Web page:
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Dr CHAN Shuk-leung

84th Congregation (2017)

Dr CHAN Shuk-leung
Doctor of Literature


Citation:

In the classic play The Peony Pavilion, written by playwright, Tang Xianzu: ‘Love comes out of nowhere, yet it goes far and deep.’  Ms Pak Suet-sin, who once played the main character Du Liliang in The Peony Pavilion truly understands what this means.  Her love and pursuit of greatness in the arts and her unswerving faith in relationships have certainly gone far and deep.  She has had an accomplished career in the performing arts, full of splendours, and created some of the silver screen's immortal classic couples.  Now in her nineties, she finds satisfaction in remembering all the beautiful moments in her past and her triumphs in Cantonese opera, and how they have all borne fruit in the brilliant operatic talents she has helped foster.

Born Chan Shuk-leung to a famed acting family, Ms Pak Suet-sin’s ancestral home is Shunde, Guangdong. Her father was prominent actor Pak Kuiwing.  At the age of 13, she began her apprenticeship under operatic legend Sit Gok-sin.  She became principal actress in a troupe at the age of 16.  Through her exceptional talent and professionalism, Ms Pak became a key driving force in revolutionising the performance of modern Cantonese opera.  In 1956, Sin Fung Ming Opera Troupe was formed under Ms Pak and Ms Yam Kim-fai.  They worked closely with famous Cantonese opera playwright Mr Tong Dik-sang, who is well-known for his adaptations of Chinese classical literature, including dramas of the Yuan dynasty, operas of the Qing dynasty and other legends.  His beautifully written lyrics and kou bai (narration) blended perfectly with traditional minor keys, creating many fascinating plays.  The troupe's prominent operas have all become household names – The Dream of the Red Chamber, Princess Cheung Ping, The Legend of Purple Hairpin, The Regeneration in the Red-Plum Chamber, The Dream in the Peony Pavilion, Butterfly and Red Pear Blossom and The Fairy of Nine Heavens. It was a perfect marriage of the operatic performing arts and Chinese classical literature, and cemented Sin Fung Ming's leading status in the development of Cantonese opera.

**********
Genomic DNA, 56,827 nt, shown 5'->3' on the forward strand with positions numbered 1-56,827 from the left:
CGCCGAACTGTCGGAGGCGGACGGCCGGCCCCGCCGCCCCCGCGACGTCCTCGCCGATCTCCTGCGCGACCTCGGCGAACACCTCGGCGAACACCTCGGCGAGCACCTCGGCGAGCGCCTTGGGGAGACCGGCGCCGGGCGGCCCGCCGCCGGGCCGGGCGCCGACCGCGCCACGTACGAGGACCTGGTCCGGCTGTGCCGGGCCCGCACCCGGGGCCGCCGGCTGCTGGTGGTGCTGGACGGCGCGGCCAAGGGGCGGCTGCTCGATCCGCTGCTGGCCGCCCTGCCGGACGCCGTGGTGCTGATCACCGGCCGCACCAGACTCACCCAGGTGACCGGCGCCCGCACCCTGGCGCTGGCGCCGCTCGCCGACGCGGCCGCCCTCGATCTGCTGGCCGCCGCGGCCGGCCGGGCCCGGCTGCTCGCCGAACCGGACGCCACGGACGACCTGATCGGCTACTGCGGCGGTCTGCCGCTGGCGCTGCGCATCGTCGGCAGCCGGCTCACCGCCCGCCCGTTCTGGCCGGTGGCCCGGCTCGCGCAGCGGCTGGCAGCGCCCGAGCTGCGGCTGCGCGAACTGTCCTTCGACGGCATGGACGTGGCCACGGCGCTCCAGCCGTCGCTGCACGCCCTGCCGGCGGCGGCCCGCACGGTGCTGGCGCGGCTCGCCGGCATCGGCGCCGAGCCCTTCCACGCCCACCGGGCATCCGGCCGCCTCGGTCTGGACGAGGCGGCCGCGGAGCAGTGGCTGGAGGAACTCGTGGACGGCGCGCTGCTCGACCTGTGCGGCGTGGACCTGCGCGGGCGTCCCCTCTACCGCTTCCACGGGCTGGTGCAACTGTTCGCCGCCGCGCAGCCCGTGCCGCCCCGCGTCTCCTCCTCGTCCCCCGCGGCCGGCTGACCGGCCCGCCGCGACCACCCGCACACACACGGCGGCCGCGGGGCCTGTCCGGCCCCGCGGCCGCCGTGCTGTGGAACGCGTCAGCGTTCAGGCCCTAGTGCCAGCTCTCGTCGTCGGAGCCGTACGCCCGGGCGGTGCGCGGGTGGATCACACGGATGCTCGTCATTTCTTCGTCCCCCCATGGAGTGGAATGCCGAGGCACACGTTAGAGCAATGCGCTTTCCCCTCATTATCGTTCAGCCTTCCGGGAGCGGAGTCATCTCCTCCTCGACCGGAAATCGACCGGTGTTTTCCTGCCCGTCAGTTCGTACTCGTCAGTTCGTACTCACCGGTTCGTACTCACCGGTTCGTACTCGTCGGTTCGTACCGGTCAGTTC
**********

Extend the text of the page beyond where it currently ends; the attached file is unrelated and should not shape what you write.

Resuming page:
Under Ms Pak's leadership, the Sin Fung Ming Opera Troupe incorporated performing styles, body movements and choreography from Peking opera and Kunqu into Cantonese opera, while improving upon the costumes, stage settings, music, and lighting effects of traditional Cantonese opera, with the aim of elevating the quality of Cantonese opera as well as its audiences' standards of appreciation. By adapting Peking opera and Kunqu, Ms Pak found a way to enrich the characters and performances in her troupe through dancing, while staying faithful to the scripts and choreography. In order to play the martial scene in Legend of the White Snake successfully, Ms Pak was introduced by Lady Sun Yangnong, Hu Ying, to the renowned Peking opera teacher Zhang Shuxian. Under Zhang’s tutelage and through vigorous training, Ms Pak improved both her footwork and her performance.  As well as constantly striving to improve the troupe's performance aesthetic on the stage, Ms Pak got involved in the backstage work.  ‘I even managed the setup and props myself’, said Ms Pak when she recalled how she succeeded in performing The Dream of the Red Chamber.  She would also conduct in-depth research before tackling a scripted character in an opera, to make sure she understood the character thoroughly.  Before she played Du Liliang in The Peony Pavilion, she insisted on reading the original literary texts, so Lady Sung gave her a copy of Yumingtang’s Peony Pavilion. From studying this, Ms Pak gleaned her character's appearance and personality.  She realised while Du Liliang had thin lips, she was not a weak person.  She then shared her thoughts on how to play her character with Mr Tong Dik-sang.  A perfectionist and a passionate operatic artist, Ms Pak never stopped honing her skills.  Her vocal style – known as the Sin Style – was one of a kind, and reflected her belief that vocal styles should vary across plots and characters.  To highlight Ms Pak's eloquent nature and vocal style, Tong Dik-sang tailored many roles for her, including Siu To Hung in Red Cherries and a Broken Heart, Yeung Chun Heung in Triennial Mourning on the Bridge and Fuk Siu Yuk in The Legend of Purple Hairpin.  These operas feature a great deal of kou bai and siu kuk (fixed tunes), and showcased Ms Pak's talents to the fullest.